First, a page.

AliveCor can now detect dangerous blood condition via heart signals, gets FDA ‘breakthrough status’

Health, Fitness & Food

AliveCor, a Silicon Valley start-up that develops technology to monitor people’s heart health, on Monday received “breakthrough device” designation from the U.S. Food and Drug Administration for developing a new way to detect high blood potassium levels without requiring any blood.

AliveCor worked with doctors at the Mayo Clinic, which is also an investor in the company, to develop a new technology that looks for a dangerous condition called hyperkalemia without requiring any blood from the patient. It instead looks for patterns in electrocardiograms (ECGs or EKGs), which are essentially recordings of the electrical signals of the heart.

“It was a pie-in-the-sky idea that we could use AI to see something like this in the ECG when no one else could,” said Vic Gundotra, CEO of AliveCor, who previously worked on AI-related technology as a senior vice president of engineering at Google. “It’s a big milestone for us.”

Hyperkalemia is often caused by problems with the kidneys, like chronic kidney disease, which is suffered by some 30 million Americans, as well as type 1 diabetes and a slew of other medical conditions. It can be life-threatening for these patients, with symptoms including trouble breathing and irregular heartbeats.

The FDA’s “breakthrough devices” program was designed to speed up approvals for technologies and devices in rare cases. Regulators will consider cases where the product offers “more effective treatment or diagnosis for life-threatening or irreversibly debilitating diseases, for which no approved or cleared treatment exists or that offer significant advantages over existing approved or cleared alternatives,” according to its website.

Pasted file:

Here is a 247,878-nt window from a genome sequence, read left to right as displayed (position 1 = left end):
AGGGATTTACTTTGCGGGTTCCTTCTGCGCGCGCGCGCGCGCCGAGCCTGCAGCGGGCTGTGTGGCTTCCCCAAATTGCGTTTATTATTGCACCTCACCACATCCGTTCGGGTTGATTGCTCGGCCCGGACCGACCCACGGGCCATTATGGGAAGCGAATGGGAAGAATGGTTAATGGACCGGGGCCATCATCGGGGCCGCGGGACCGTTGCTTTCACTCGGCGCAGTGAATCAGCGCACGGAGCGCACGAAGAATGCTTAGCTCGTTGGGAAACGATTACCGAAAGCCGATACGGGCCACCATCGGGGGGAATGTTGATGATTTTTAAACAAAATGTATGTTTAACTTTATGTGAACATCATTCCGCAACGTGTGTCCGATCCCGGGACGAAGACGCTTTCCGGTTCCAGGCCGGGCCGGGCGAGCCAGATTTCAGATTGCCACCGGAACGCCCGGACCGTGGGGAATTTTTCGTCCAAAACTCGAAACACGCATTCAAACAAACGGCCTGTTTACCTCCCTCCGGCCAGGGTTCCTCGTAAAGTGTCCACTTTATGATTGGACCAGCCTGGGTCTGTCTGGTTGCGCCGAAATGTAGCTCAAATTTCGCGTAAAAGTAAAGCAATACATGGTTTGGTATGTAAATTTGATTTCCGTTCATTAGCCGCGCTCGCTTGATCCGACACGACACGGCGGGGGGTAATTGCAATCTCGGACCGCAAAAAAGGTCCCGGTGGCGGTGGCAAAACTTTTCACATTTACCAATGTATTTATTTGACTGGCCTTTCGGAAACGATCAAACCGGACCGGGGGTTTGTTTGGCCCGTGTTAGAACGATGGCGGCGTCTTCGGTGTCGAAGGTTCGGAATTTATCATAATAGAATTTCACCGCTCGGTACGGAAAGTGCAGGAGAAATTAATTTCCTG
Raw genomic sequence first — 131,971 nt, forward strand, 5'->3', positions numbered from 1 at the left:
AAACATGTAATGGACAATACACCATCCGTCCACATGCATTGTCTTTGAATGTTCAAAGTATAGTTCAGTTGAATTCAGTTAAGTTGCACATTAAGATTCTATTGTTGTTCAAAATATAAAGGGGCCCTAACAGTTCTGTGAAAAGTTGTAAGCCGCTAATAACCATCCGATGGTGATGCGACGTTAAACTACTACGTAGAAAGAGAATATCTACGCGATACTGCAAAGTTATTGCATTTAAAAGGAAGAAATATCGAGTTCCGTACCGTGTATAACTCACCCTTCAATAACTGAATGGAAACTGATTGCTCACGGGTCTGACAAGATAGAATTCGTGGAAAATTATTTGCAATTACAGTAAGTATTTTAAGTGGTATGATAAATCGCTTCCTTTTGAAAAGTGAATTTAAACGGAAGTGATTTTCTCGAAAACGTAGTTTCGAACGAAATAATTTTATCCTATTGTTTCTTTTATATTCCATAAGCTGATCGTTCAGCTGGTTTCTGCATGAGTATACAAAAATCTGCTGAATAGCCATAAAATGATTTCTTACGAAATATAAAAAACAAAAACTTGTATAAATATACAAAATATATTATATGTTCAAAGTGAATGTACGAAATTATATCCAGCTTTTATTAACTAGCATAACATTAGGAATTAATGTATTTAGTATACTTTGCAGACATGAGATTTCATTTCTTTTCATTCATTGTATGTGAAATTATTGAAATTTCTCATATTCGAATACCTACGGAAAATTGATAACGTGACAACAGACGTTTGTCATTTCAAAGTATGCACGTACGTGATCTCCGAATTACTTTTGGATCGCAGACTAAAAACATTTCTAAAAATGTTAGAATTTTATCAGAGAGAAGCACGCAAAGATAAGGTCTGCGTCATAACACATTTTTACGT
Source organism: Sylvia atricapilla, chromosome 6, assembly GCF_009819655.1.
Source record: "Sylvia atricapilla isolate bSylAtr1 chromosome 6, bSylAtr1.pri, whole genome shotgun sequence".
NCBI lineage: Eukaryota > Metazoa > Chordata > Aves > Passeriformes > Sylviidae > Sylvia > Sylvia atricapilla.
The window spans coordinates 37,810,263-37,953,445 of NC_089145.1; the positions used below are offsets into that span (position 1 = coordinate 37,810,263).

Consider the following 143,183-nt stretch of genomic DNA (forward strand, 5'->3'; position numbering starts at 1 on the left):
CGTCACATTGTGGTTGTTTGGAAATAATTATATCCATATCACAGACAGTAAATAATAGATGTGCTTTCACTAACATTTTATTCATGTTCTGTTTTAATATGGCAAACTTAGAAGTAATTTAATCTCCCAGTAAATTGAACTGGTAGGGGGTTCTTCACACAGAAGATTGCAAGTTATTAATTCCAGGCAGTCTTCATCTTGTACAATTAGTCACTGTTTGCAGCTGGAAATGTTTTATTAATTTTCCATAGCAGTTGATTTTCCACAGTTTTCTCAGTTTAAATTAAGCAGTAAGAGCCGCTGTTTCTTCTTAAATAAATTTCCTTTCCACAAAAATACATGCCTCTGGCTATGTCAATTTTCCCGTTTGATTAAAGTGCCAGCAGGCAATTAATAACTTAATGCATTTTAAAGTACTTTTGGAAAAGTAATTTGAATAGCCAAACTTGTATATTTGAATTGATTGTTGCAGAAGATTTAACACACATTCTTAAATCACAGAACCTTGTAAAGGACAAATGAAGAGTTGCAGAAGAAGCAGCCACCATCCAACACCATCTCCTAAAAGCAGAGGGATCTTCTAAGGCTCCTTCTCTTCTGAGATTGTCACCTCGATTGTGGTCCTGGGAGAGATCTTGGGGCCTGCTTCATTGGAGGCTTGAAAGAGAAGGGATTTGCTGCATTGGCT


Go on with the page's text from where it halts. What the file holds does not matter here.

The start-up currently sells an attachment to a smartphone to measure the heart’s rhythm, as well as a band that fits on Apple Watch. These devices sell for $99 and up.

Hyperkalemia is typically found through a blood test, which is problematic for patients who prefer to remain at home.

The Mayo Clinic’s chair of cardiovascular medicine, Paul Friedman, told CNBC that “millions of people” are at risk of increased potassium levels. He views the screening tool as important, as many patients might not realize that they have hyperkalemia outside of the hospital.

He described a collaboration that involved Mayo’s subject matter experts working with AliveCor’s technologists to analyze a huge volume of anonymized patient data. The hospital is “selective” in such partnerships with technology companies, he explained.

“The big picture here is helping people age in place and stay at home,” Friedman said.

AliveCor’s Gundotra estimates that the product will take about a year to reach the market, as the company is still required to submit results from a clinical trial.

The company previously worked with Mayo on a method to identify a syndrome called LongQTS, which causes dangerous fast irregular heartbeats in response to stress and exercise.

Gundotra said he hopes to eventually offer AliveCor’s devices through the patient’s health insurance for patients who can’t afford the price tag.

The news comes at a time when Apple is gearing up for its big event on Wednesday, where it is expected to announce updates to its smartwatch. Top analyst Ming-Chi Kuo, who has a strong track record of predicting Apple products, expects that Apple will unveil an electrocardiogram of its own.

That would turn its device into more of a medical device, not just an exercise tracker, and open up opportunities for the company to sell to an older, sicker demographic.

Gundotra said that if Apple takes such a step, it would be an “encouraging sign,” with the “world’s most valuable company saying that an ECG is important.”

But he still warns that Apple would need to work with federal regulators to help its users understand what the data means and whether they need to seek medical attention or not.

Either way, Gundotra said AliveCor’s news represents a high point of his career in Silicon Valley.

“I’ve helped lead teams or been part of teams like Google Maps, Search and YouTube,” he said. “But very rarely do you get to work on technology that an independent body validates as having the potential to save lives.”

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